Update on my gelding... it was an abcsess (pics) - Page 2

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Update on my gelding... it was an abcsess (pics)

This is a discussion on Update on my gelding... it was an abcsess (pics) within the Horse Health forums, part of the Keeping and Caring for Horses category

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    10-04-2009, 09:27 PM
[quote=loosie;419917]Yes, it is a common spot for an abscess to blow out. But qtrhrs, you misunderstand the term 'gravel'. It doesn't mean that actual gravel has somehow got into the hoof at all. 'Gravel' is just an antiquated term for an abscess, usually one that breaks at the coronet. Quote]

Thanks for clearing that up!
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    10-04-2009, 09:44 PM
Epson salt soak is a good idea. Make sure you get the entire area in the water. My mare had an abcess and we soaked it while she ate.

After it starts to drain you can put iodine on it after the soaking.
    10-04-2009, 09:48 PM
Epson salt soaks never bothered my mare.....if horses could only talk we would know for sure. But it is a simple effective treatment so give it a try.
    10-05-2009, 12:59 PM
I've always heard that the rings on a horses hoof are often caused by a change in their feed schedule... like if they go from one feed to a really rich feed...

I've recently changed my horses feed from a regular sweet feed to plain alfalfa pellets... the rings in his hoof only started after the switch and both my nieghbor and my farrier said it was normal and fine.
    10-05-2009, 05:34 PM
I can't claim to know this to be a fact but my gelding had a bad case of colic and nearly died, afterwards he developed a ring around his hoof. I have been told it is result of illness/fever or lameness. It is good you changed from the sweet food (we did the same) as the sweeter food is more likely to cause lamintis and colic. We also are using an alfalfa based feed and have had good luck with it.
    10-05-2009, 05:37 PM
You may want to get some animalintex and put a small patch of it on and wrap it in vetwrap. This will keep it clean when he is out moving around and such, and the aminalintex will draw out anything left. You can see on the pad every day if anything has been drawn out or not.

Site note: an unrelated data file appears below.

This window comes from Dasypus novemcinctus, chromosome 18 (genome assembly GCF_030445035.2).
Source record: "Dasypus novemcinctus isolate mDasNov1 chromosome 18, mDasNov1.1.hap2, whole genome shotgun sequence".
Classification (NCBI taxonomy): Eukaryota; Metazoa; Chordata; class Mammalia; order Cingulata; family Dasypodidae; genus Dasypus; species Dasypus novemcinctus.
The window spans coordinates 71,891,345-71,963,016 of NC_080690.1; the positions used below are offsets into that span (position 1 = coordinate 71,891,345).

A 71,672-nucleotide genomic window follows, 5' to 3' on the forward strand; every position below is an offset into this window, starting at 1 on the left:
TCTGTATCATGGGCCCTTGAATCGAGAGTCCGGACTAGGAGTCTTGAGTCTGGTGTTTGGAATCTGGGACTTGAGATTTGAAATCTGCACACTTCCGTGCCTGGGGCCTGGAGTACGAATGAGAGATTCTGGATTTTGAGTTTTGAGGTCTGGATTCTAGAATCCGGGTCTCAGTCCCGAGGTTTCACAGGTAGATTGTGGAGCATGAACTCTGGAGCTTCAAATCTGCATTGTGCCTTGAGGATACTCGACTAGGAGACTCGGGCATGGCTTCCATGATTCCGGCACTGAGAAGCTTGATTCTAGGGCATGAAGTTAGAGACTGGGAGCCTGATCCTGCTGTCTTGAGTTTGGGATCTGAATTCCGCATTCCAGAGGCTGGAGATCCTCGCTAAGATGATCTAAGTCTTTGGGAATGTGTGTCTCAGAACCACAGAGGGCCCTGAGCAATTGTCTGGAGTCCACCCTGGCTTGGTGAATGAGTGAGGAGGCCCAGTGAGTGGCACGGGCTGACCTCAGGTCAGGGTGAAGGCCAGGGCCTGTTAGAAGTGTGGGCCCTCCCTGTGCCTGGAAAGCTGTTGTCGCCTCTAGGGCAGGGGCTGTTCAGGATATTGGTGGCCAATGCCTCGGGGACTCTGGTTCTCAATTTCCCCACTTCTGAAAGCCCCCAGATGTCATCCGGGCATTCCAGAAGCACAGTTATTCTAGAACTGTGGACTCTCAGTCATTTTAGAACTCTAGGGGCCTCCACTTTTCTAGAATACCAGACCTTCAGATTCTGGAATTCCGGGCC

And that's awesome it was an absess and not something broke!
    10-06-2009, 12:00 AM
Originally Posted by Britt    
I've always heard that the rings on a horses hoof are often caused by a change in their feed schedule... like if they go from one feed to a really rich feed...
Yes, metabolic upsets due to a change in feed, not only, but especially when involving a 'rich' feed, can cause lami too.

I've recently changed my horses feed from a regular sweet feed to plain alfalfa pellets... the rings in his hoof only started after the switch and both my nieghbor and my farrier said it was normal and fine.
Depends what the rings look like as to whether 'growth rings' are OK & normal(well, lami rings are normal for many horses...) or not. If they're just lines, or very faint ridges or dents then they may just be growth rings. If they're ridgy - that is, the hoof wall isn't flat, they're likely signs of lami. Hooves may also be flared - not straight from hairline to ground surface, which indicates the walls have become separated. The well connected part of the hoof can often be seen in the top half inch or so down from the hairline & then the walls flare away from there.